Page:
Some of the first significant elements of the Patient Protection and Affordable Care Act (PPACA) go into effect today, and a number of articles provide details of the changes. (Kaiser Health News has a good roundup.) Among the most significant: the ability for children to remain on parents’ policies up to the age of 26, and the ban on annual and lifetime caps on payments. Down the road some other popular provisions will come into play including a ban on medical underwriting (which means sicker people pay more) and a ban on excluding people due to pre-existing conditions.
When reform passed my expectation was that there would be grousing for a while but that as popular provisions kicked in health care reform would become more popular, if not by the mid-term elections then at least by 2012. There appears to be a lot of popular momentum against PPACA right now, fed by Republicans, tea partiers, and –to some extent– by health plans that are trying to blame big premium increases on PPACA.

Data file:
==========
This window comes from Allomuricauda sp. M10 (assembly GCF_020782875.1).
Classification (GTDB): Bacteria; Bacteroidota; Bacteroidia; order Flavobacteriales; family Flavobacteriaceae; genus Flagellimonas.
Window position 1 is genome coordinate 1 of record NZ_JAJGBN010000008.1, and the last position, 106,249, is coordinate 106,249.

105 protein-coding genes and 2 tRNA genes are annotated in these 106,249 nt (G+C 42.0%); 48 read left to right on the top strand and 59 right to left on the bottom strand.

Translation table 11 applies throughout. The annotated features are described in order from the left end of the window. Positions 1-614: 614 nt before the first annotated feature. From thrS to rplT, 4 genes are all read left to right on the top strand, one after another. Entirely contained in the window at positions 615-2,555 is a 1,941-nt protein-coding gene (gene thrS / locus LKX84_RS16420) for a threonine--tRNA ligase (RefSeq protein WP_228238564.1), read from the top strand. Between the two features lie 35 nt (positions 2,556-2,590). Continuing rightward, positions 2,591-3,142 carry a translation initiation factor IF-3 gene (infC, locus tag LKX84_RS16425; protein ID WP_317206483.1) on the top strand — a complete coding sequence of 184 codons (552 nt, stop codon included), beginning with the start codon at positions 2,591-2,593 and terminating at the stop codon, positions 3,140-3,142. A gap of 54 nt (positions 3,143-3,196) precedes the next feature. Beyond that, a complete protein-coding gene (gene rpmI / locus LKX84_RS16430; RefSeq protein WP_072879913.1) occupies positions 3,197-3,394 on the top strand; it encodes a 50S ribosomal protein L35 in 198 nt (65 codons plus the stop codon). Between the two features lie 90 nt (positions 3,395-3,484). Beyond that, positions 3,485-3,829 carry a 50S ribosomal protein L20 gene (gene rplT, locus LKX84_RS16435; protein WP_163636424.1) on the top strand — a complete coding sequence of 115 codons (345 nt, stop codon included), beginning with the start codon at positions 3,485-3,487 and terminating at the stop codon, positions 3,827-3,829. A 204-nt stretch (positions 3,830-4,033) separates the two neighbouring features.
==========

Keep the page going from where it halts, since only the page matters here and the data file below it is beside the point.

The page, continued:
Opponents appear hellbent on repeal and may get their way, at least in part, depending on how the elections turn out.
But once the public learns about what repeal means they won’t be all that happy, because the provisions described above are likely to prove popular. It will be hard to argue for a return to the days when people are denied coverage or pay more due to pre-existing conditions, or when people find their premiums skyrocketing or coverage dropped once they get sick.
Opponents know they need to act fast to knock out health reform before its benefits are widely felt. They need a big win in November to make that happen, which is why the upcoming elections are going to be fought so hard.September 22, 2010